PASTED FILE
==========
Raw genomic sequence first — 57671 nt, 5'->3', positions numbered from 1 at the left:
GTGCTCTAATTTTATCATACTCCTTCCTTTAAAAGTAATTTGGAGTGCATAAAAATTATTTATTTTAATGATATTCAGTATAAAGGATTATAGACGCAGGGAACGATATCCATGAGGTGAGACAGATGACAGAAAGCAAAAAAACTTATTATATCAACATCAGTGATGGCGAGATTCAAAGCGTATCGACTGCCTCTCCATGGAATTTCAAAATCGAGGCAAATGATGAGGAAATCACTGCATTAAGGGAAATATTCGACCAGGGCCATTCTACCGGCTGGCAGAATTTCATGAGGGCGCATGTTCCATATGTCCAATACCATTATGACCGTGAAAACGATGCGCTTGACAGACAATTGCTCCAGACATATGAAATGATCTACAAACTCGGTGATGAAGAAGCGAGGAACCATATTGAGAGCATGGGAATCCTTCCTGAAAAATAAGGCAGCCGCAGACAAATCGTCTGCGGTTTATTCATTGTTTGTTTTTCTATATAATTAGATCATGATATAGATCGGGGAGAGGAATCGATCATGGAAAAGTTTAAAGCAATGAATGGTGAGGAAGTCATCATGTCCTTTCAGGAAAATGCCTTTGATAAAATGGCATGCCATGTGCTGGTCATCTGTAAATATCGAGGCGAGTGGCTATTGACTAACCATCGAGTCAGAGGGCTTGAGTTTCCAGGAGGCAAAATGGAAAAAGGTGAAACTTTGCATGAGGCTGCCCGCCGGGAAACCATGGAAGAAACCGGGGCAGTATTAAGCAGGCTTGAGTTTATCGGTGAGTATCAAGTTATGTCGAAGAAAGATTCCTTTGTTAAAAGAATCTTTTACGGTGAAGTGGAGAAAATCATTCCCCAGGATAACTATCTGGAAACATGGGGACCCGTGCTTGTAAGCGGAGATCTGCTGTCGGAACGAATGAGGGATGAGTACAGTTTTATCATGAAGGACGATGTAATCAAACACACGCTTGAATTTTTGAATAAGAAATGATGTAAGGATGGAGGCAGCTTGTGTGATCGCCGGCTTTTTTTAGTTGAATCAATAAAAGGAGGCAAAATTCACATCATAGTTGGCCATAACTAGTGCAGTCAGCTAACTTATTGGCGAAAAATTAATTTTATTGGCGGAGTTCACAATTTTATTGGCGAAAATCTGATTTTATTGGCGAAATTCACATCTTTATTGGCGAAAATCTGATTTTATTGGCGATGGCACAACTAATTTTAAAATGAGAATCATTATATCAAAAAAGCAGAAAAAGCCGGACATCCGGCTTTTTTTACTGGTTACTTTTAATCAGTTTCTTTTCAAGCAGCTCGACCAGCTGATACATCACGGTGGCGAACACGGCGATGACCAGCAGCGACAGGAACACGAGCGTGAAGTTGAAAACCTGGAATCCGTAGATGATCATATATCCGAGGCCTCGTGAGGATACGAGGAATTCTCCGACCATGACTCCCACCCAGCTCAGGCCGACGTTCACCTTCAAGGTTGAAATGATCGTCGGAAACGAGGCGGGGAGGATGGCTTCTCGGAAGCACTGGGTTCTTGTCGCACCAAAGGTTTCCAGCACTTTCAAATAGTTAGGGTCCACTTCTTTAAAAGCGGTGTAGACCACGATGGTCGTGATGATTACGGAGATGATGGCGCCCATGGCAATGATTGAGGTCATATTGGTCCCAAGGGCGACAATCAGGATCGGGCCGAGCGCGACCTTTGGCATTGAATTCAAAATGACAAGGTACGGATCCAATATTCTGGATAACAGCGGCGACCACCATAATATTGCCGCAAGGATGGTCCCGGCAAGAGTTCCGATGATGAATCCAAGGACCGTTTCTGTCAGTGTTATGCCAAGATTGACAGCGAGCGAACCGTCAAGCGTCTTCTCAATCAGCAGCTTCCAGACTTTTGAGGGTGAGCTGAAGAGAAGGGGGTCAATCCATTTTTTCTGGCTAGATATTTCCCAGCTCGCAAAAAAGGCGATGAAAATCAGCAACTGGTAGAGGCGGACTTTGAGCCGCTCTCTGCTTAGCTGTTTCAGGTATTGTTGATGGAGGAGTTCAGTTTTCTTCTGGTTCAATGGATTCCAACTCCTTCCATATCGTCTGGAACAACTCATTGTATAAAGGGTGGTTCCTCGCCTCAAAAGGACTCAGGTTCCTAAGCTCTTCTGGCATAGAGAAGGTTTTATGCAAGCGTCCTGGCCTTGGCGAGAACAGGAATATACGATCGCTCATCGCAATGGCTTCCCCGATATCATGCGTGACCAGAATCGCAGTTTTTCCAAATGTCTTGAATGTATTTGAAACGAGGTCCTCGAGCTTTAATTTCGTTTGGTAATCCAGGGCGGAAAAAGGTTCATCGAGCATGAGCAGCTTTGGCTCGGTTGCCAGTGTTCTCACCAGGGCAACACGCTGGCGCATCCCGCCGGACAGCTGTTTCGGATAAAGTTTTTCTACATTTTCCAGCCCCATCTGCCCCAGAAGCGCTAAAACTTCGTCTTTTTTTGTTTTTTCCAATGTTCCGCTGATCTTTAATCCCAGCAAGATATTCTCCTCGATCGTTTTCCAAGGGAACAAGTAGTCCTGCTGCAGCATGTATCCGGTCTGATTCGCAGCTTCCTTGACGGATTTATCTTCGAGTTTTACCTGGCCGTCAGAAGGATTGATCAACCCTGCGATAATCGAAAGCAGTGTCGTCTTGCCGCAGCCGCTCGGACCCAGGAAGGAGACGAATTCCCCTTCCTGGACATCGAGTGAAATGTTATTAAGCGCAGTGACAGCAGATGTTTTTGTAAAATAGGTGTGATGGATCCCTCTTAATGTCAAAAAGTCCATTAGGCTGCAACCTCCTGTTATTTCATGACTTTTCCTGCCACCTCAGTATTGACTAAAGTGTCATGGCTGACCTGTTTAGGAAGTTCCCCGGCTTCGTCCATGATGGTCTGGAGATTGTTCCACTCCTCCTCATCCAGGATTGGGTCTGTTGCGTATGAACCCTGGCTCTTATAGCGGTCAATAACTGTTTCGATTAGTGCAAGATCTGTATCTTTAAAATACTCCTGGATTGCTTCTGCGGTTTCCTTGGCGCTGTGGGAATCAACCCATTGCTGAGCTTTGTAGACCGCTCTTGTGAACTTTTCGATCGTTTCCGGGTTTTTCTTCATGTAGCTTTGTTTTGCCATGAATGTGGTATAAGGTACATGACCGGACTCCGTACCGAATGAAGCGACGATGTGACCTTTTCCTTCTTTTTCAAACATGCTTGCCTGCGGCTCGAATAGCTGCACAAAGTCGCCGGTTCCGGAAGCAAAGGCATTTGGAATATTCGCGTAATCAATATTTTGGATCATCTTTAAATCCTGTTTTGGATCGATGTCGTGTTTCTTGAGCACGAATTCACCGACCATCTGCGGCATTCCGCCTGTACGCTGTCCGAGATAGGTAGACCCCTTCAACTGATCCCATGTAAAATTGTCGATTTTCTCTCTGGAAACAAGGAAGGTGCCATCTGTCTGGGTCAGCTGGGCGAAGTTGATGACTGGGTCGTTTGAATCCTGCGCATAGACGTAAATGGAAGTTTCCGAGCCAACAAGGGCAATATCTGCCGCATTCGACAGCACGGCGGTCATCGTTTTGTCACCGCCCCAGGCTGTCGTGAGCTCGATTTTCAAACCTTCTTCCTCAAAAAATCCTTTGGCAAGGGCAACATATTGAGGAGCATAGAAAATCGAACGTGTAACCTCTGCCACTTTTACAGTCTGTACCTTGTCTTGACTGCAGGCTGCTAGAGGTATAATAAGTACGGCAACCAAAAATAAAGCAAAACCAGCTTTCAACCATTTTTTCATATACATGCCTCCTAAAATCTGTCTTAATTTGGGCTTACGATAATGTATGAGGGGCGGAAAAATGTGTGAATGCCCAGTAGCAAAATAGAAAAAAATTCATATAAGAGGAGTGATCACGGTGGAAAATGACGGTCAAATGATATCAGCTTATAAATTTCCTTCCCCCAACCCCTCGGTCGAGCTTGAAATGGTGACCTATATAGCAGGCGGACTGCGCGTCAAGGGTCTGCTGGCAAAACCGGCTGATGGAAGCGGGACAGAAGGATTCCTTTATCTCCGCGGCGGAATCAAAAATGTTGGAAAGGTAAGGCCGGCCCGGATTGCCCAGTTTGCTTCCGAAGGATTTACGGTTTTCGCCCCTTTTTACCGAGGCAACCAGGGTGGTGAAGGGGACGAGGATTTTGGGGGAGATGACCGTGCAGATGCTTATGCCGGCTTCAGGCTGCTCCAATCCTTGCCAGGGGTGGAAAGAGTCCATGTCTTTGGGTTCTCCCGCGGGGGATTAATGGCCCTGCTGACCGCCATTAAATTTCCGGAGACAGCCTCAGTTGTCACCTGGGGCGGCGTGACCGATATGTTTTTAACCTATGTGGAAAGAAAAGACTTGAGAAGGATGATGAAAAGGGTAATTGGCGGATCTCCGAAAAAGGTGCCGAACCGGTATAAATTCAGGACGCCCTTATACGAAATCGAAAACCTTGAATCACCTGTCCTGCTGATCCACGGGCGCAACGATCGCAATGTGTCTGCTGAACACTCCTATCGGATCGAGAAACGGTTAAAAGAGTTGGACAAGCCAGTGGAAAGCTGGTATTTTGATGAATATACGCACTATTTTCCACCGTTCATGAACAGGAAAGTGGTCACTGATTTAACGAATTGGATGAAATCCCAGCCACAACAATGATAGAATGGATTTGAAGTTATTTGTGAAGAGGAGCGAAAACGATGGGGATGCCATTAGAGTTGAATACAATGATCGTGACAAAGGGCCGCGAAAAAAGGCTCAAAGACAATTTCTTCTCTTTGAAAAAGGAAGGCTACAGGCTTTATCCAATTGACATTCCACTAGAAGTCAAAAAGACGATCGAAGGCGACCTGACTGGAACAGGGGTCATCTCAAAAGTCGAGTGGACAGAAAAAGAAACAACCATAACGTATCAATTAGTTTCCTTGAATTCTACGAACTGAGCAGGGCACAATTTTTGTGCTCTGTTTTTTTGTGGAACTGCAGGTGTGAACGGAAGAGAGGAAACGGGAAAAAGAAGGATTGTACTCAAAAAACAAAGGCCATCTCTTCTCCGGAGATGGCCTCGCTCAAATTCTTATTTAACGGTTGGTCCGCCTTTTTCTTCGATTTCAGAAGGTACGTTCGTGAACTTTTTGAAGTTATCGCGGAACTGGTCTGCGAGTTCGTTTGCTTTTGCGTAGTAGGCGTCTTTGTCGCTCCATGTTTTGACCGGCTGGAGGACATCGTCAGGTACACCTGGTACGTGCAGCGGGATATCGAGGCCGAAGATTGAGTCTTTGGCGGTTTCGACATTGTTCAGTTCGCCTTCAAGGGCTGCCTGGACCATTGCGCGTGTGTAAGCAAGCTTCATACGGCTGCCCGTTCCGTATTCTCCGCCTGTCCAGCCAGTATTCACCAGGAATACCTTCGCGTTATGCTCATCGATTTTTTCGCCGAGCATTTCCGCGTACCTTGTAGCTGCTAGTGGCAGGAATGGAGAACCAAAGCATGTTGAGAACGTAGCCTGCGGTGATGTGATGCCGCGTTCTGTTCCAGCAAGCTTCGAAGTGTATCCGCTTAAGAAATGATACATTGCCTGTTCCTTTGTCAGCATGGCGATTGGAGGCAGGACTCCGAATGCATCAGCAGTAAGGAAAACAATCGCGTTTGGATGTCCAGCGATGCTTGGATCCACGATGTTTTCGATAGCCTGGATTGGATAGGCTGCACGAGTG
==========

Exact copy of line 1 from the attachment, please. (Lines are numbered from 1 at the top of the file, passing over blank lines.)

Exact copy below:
Raw genomic sequence first — 57671 nt, 5'->3', positions numbered from 1 at the left: